A modern description of Rayleigh's criterion.
Rayleigh's criterion states that it becomes essentially difficult to resolve two incoherent optical point sources separated by a distance below the width of point spread functions (PSF), namely in the subdiffraction limit. Recently, researchers have achieved superresolution for two incoherent point sources with equal strengths using a new type of measurement technique, surpassing Rayleigh's criterion. However, situations where more than two point sources needed to be resolved have not been fully investigated. Here we prove that for any incoherent sources with arbitrary strengths, a one- or two-dimensional image can be precisely resolved up to its second moment in the subdiffraction limit, i.e. the Fisher information (FI) is non-zero. But the FI with respect to higher order moments always tends to zero polynomially as the size of the image decreases, for any type of measurement. We call this phenomenon a modern description of Rayleigh's criterion. For PSFs under certain constraints, the optimal measurement basis estimating all moments in the subdiffraction limit for 1D weak-source imaging is constructed. Such basis also generates the optimal-scaling FI with respect to the size of the image for 2D or strong-source imaging, which achieves an overall quadratic improvement compared to direct imaging.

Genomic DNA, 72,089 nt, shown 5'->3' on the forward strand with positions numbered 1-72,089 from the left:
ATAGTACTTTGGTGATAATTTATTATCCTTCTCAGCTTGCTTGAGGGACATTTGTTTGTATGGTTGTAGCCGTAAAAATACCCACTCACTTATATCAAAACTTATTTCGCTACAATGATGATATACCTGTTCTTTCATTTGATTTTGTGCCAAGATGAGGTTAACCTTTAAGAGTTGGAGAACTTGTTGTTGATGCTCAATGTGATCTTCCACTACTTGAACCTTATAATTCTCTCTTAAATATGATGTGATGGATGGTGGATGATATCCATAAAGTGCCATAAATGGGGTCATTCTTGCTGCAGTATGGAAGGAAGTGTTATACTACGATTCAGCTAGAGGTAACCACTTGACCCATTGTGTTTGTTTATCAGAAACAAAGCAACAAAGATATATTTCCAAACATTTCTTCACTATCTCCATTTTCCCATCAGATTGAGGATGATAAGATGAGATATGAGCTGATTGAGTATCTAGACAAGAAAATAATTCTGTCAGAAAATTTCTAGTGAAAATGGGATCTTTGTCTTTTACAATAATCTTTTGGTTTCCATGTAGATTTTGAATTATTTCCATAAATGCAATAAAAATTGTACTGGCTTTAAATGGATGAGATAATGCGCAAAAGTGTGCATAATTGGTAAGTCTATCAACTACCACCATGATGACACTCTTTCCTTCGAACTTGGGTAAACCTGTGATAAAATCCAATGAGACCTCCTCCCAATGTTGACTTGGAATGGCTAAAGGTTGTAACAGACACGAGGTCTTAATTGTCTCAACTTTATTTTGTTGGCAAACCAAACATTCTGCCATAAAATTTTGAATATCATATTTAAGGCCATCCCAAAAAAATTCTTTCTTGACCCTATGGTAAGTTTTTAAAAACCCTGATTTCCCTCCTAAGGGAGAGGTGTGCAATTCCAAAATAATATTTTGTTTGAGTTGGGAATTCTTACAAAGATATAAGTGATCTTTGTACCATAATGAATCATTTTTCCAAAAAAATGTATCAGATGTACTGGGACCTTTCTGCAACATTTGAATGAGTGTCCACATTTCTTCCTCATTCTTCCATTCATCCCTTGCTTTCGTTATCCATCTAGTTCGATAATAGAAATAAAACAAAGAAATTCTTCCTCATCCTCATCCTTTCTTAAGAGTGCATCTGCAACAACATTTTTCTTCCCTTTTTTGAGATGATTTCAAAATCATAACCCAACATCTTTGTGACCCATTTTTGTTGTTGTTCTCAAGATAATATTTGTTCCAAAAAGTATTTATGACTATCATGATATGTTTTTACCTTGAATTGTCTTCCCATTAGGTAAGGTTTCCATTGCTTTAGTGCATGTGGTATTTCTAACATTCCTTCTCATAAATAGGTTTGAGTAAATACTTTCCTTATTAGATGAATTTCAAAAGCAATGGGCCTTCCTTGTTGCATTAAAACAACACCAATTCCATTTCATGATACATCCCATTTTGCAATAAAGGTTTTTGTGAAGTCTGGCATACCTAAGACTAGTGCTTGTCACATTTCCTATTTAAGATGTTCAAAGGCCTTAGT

Publisher URL: http://arxiv.org/abs/1801.02917
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